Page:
Drinking hot tea and hot alcohol
we debated whether to drive out the next day.
Finally, we acceded to the decision
that the event meant too much not to gamble on it.
My brother-in-law, a can?do man
who inspires absolute confidence,
was cautious but willing to take the wheel.
The next morning
we loaded into their station wagon—four edgy adults,
three excited young boys and a golden retriever.
Then we spent eight tense hours
driving north on icyhighways in a whirling blizzard.
When we finally arrived that night,
the landscape of the outskirts of New York
had been transformed into a Nordic paradise.
John's father still had no idea we were coming.
Wrapped in a huge thermal coat,
John knocked on the front door.
"How hard it is snowing!" He said to his dad.
When his puzzled father finally recognized him
and ascertained what really happened,
he sank back into a chair.
How had we appeared from Texas
in the midst of a bleak snowstorm so fierce
that airports had canceled flights?
All of us thought that to make the old man stunned
and pleased was worth the freezing on the long journey.
We didn't make it into the city for our elegant dinner;
the roads and bridges were virtually inaccessible.
We ended up eating at a neighborhood Chinese restaurant.
Excited by our successful adventure,
we made a noisy festive party around the big familytable.
John and I exchanged a glance—now?
Then I respectfully presented his father
with a gift?wrapped box.
He opened it,
stared bewildered at our gift,
a baby doll in a fabric fashioned
from a Texas flag.
He held up the doll and kept saying
"Oh my God!" with watering blue eyes.
It traveled around the table,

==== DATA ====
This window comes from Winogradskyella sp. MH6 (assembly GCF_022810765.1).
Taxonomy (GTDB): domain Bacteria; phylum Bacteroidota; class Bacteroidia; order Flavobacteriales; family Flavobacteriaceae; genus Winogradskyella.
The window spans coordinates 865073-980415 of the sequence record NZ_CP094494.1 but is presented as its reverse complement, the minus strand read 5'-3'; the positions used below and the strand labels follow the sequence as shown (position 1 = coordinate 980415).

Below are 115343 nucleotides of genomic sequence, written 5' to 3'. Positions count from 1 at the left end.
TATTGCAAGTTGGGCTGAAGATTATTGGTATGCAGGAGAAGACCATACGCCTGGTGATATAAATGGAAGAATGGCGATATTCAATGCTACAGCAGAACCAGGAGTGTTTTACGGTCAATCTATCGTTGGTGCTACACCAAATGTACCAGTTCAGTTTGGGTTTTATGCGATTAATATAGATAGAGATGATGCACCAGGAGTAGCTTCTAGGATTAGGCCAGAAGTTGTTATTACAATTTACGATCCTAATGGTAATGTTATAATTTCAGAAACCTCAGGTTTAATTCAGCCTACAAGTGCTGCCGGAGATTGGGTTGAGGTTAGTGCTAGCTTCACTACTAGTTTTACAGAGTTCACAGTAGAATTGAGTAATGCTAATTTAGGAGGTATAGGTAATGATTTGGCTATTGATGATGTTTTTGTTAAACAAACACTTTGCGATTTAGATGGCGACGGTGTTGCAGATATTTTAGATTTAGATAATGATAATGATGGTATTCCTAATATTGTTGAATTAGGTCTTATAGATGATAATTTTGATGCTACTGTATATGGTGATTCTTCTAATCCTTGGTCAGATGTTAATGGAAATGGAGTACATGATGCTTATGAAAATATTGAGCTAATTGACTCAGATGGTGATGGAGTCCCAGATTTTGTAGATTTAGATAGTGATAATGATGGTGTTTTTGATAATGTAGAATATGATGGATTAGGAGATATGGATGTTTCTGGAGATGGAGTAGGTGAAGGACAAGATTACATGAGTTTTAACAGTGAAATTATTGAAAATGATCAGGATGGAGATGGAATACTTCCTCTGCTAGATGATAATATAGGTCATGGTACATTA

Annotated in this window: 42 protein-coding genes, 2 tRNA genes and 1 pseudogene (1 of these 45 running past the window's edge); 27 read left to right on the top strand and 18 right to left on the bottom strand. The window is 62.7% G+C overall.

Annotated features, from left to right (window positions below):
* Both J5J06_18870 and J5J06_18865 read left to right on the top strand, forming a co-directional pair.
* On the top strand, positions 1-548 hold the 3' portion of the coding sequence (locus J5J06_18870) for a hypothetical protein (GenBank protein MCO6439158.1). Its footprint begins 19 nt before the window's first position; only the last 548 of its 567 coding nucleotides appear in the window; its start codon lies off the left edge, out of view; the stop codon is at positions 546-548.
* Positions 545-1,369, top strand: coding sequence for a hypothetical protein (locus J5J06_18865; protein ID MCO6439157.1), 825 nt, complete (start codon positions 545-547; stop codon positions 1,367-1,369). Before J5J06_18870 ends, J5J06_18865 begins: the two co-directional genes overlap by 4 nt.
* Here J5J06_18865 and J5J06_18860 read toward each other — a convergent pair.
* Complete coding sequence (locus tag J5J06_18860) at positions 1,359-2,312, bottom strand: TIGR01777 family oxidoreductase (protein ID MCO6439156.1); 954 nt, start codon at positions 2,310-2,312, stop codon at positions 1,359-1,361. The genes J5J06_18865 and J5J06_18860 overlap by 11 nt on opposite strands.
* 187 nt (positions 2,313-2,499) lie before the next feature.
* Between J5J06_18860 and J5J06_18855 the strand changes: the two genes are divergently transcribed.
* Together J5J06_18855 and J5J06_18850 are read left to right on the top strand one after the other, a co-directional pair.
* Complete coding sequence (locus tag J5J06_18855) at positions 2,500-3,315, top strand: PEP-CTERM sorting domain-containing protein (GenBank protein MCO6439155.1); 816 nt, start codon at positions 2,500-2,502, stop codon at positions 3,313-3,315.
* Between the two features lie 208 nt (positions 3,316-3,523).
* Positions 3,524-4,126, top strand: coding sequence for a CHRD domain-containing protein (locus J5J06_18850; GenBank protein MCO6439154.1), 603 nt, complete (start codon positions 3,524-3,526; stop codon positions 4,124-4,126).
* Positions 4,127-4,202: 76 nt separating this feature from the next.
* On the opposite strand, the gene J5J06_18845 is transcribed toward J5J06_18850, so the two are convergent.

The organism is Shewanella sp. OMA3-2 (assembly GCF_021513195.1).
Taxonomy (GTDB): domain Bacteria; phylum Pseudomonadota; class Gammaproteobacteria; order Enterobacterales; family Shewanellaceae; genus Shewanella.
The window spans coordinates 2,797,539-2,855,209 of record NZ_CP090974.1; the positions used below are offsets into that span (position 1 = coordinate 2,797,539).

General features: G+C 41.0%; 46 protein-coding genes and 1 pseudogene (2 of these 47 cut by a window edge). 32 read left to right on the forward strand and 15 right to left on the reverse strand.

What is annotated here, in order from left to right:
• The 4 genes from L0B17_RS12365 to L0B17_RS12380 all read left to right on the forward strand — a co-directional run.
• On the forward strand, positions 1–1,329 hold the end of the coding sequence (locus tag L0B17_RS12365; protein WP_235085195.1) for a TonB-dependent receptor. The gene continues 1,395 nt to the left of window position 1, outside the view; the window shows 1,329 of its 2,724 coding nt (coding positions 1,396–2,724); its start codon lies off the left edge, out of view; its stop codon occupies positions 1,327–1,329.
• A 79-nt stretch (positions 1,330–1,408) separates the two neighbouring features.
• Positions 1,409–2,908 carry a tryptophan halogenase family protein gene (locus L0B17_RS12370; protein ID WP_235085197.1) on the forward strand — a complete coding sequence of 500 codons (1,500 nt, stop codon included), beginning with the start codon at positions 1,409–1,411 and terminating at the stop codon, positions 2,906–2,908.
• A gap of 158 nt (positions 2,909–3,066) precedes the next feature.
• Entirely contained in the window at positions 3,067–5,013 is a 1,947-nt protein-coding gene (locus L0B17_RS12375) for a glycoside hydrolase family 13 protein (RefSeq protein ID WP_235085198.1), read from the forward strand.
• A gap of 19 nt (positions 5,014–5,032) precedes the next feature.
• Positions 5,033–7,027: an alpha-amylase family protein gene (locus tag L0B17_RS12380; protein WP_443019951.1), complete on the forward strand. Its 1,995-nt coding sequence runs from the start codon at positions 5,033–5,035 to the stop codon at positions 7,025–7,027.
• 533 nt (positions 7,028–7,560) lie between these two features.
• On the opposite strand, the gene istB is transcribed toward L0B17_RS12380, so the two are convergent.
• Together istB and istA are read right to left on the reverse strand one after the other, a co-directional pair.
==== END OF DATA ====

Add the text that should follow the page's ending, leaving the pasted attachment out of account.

everyone congratulated us.
The next morning,
I started to bleed and to feel pain.
Then to bleed more.
Both my sisters-in-law
had suffered troublesome pregnancies.
Late that afternoon they sat with me
and John in his boyhood bedroom
as we struggled to face the matter.
I found a spiritual comfort
from their concern and anxiety.
A call to my doctor confirmed the terrible truth:
I had probably had an abortion.
That night the eight adults went out
for a formal make?up birthday banquet at a restaurant.
The atmosphere was strange and bittersweet.
A 70th birthday celebration innately has a dark note;
to make a fuss of it is to acknowledge
that the life is finite.
Death may come at any hour.
Aching with cramps and grief,
I had wanted to stay home in bed.
The sufferings spoiled my appetite.
But John and his family
had insisted on my joining them,
and they were right.
Our communal dinner honored our father's long life.
We were family;
sharing great meals was our glue and our comfort.
We all drowned our complicated emotions
in the toasts to my father-in-law.
The weather cleared the next day,
and we flew home.
On the way to the airport,
I saw the doll lying abandoned
in the back of my sister-in-law's station wagon.
Its face smiled up at me mockingly.
Let them throw it out,I thought.
I wished we had never given my father-in-law